“Gwen wouldn’t want you to blame yourself. Not for this. Not for any of it.” Rhys doesn’t say whether he blames Jack. Jack doesn’t ask.
He held the gaze of his best friend’s soulmate for a long time though, the rain sheeting down around them. He breaks contact first, his eyes flicking inexorably to the cuff on Rhys’ wrist, to the greyed over words he knows will be there. He clenched his own hand for a moment, his fingers brushing over the cover of his Wrist Comp.
Rhys followed the movement, his gaze turning thoughtful. “Did you ever find them? Your soulmate?” Gwen used to ask that. Every time they saw each other again, through the years.
It was almost like a strange version of hello, by the end. Jack swallowed some rain, savouring the cold lash on his lips. “Maybe I’m still waiting.”
Rhys blinked for a moment, the fact he actually received an answer clearly stumping him. The last time Gwen asked him that, she was bleeding out in Jack’s arms.
The fact he hadn’t had an answer for her, even then, will be one of the many, many things that will haunt Jack to the end of time and back.
Rhys found the words at last. “Waiting for what?”
Jack flipped the cover back, his fingers finding the buttons by muscle memory alone. With one last look at the mound of darkening earth where Gwen Cooper had found her final rest, Jack pressed his finger down, hard.
His words were swallowed in a flash of light and whoosh of displaced water.
But they were heard, all the same.
“For the right kind of Doctor.”
The Doctor didn’t actually say anything, the first time they met. It took Jack a lot of years, and at least three different regenerations to remember that. He remembers his own ridiculously long and ridiculously formal introduction. He remembers his babbled rant.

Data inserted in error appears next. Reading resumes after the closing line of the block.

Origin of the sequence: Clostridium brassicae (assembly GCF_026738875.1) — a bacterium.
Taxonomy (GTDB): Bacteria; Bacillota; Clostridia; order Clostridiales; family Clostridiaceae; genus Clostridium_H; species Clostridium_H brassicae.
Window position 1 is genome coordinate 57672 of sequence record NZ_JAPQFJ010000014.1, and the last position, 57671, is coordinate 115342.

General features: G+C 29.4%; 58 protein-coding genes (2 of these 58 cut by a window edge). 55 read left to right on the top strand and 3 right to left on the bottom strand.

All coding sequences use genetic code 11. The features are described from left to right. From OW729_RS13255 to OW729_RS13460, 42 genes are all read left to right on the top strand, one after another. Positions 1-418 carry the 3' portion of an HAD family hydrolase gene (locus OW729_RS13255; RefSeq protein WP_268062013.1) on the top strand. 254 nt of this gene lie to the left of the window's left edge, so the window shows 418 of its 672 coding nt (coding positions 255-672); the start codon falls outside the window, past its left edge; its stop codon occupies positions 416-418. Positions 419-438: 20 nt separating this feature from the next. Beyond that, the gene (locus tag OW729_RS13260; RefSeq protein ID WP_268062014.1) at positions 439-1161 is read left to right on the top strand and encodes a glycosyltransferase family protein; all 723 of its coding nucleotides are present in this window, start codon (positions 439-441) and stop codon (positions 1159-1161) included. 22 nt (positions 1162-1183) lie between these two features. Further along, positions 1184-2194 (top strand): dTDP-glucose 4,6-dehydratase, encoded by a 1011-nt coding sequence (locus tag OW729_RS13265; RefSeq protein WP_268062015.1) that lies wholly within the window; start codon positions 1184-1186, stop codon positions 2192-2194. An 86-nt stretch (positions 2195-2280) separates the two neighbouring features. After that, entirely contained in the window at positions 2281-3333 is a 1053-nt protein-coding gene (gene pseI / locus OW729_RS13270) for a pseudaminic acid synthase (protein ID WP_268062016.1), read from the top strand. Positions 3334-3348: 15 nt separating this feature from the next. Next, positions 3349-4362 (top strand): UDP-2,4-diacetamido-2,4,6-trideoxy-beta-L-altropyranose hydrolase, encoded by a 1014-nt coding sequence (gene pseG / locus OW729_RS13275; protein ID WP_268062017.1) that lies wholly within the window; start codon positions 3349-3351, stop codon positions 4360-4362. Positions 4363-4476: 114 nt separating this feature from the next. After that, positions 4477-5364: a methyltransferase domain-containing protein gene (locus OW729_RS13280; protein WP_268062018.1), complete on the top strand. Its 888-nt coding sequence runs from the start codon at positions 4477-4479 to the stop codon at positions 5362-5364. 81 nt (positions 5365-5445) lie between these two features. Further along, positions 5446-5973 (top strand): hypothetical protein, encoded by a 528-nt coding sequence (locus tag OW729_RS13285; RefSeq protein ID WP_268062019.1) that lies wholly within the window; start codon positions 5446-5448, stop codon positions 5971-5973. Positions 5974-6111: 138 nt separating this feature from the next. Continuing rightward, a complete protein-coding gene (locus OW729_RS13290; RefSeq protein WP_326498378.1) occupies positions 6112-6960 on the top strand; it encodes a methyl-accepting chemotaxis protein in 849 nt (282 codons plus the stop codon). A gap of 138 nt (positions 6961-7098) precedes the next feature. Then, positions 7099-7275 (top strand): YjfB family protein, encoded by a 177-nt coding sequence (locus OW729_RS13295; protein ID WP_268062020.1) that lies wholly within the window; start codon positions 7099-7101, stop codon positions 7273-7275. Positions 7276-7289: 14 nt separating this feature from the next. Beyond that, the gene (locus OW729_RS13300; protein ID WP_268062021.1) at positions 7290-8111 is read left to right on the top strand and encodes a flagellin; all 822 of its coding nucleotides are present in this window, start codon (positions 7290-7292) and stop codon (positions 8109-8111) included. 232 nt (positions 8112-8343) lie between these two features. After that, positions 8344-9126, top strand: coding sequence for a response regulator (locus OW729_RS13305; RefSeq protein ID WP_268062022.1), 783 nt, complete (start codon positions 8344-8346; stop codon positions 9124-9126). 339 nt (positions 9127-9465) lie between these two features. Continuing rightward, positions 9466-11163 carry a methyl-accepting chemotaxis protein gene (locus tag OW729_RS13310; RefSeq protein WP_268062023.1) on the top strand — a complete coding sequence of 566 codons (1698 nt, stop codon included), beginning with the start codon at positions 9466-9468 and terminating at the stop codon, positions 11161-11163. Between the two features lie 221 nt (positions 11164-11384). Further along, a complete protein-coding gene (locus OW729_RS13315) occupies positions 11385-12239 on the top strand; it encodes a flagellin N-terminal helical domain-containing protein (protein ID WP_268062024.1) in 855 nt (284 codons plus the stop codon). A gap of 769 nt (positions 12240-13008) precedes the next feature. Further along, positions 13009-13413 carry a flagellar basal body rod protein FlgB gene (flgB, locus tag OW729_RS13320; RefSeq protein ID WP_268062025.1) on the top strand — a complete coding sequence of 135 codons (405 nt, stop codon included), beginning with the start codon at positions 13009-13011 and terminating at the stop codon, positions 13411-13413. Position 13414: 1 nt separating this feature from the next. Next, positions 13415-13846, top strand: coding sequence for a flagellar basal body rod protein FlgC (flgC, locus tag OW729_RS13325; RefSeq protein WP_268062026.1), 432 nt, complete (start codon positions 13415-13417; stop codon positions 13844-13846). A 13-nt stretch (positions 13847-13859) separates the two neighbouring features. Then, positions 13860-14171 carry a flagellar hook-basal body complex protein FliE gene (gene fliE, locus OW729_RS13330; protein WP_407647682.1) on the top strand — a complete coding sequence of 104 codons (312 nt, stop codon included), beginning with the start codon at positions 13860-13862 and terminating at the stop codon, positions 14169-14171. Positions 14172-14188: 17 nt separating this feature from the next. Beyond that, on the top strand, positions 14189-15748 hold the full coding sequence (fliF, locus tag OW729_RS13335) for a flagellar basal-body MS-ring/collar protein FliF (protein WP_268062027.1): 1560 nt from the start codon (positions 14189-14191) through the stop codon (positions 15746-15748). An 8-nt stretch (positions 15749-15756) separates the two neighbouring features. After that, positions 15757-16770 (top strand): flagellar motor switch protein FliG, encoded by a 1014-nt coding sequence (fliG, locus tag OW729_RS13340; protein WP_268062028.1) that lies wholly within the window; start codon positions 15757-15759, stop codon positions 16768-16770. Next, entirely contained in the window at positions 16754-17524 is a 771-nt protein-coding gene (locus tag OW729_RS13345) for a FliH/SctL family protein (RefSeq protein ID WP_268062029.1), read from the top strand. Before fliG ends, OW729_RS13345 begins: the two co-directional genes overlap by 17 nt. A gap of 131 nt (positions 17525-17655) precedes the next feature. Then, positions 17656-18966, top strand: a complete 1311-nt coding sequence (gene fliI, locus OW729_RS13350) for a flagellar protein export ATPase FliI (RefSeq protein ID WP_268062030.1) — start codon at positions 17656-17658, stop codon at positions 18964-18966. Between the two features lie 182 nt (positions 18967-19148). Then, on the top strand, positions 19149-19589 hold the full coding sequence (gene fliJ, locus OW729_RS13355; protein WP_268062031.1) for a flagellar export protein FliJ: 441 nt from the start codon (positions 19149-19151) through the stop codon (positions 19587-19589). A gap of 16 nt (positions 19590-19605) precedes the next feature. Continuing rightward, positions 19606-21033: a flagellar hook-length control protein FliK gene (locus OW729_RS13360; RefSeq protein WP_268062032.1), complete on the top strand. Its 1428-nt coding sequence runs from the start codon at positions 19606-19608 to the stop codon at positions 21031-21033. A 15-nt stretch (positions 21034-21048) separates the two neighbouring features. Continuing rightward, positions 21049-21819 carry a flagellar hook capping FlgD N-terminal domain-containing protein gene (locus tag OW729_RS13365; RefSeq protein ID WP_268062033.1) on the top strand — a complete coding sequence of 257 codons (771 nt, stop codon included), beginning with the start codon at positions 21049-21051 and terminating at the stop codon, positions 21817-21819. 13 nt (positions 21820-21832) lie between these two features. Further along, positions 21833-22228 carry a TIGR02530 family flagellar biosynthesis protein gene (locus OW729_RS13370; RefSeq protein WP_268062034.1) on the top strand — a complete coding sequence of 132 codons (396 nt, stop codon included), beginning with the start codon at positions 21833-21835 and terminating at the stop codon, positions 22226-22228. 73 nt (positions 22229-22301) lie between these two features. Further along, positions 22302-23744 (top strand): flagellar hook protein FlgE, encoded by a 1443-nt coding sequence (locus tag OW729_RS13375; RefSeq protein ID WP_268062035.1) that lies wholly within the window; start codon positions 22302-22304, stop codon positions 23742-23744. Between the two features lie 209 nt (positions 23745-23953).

He really had been a terrible conman.
But by the time that interjection came, “What kind of Chula ship landed here?” they were two rooms, one one-sided conversation and a good ten minutes late for that to be considered a proper reply.
Jack repeats that to himself over and over, in the centuries after he first thinks of it, a century and a half stuck in a freeze thaw cycle under a Minotoan glacier. He decides half way through it’s not as bad as the dirt. Well, almost.
He’s pretty sure he frightens the Ice Archeologists who eventually dredge him up half to death with his multi-lingual babblings about the possibility of silent soul marks and the likelihood they even had soul marks on Gallifrey, not that it mattered, cause they did have them on Boeshane, but still…
It takes Jack a day to thaw out, but five days to convince the team he really didn’t need that psychiatric help they were so eager to get for him.
He thinks the Doctor would get a real kick out of that particular story. If only he was around to tell it to.
Grey’s soulmark appears on his fourth birthday. It’s earlier than most, and the entire settlement celebrates it. Halfway through, his little brother had leapt from their father’s arms and rocketed across the sand to Jack’s side, a look of intense worry on his face.
“It’s okay Jack, you can share my soulmate!” His little brother’s fingers and face were sticky with icing, but Jack never forgets how warm that hug was, or how much he loved his little brother.
Or how little, in the face of that, in that moment, his lack of a soulmark seemed to matter.
As executions go, death by drowning is probably on Jack’s list of three least terrible. Suffocation, dismemberment, and acid are a lot higher, for example. And that isn’t counting the more creative options.
Frankly, after the Master, almost anything is tame these days.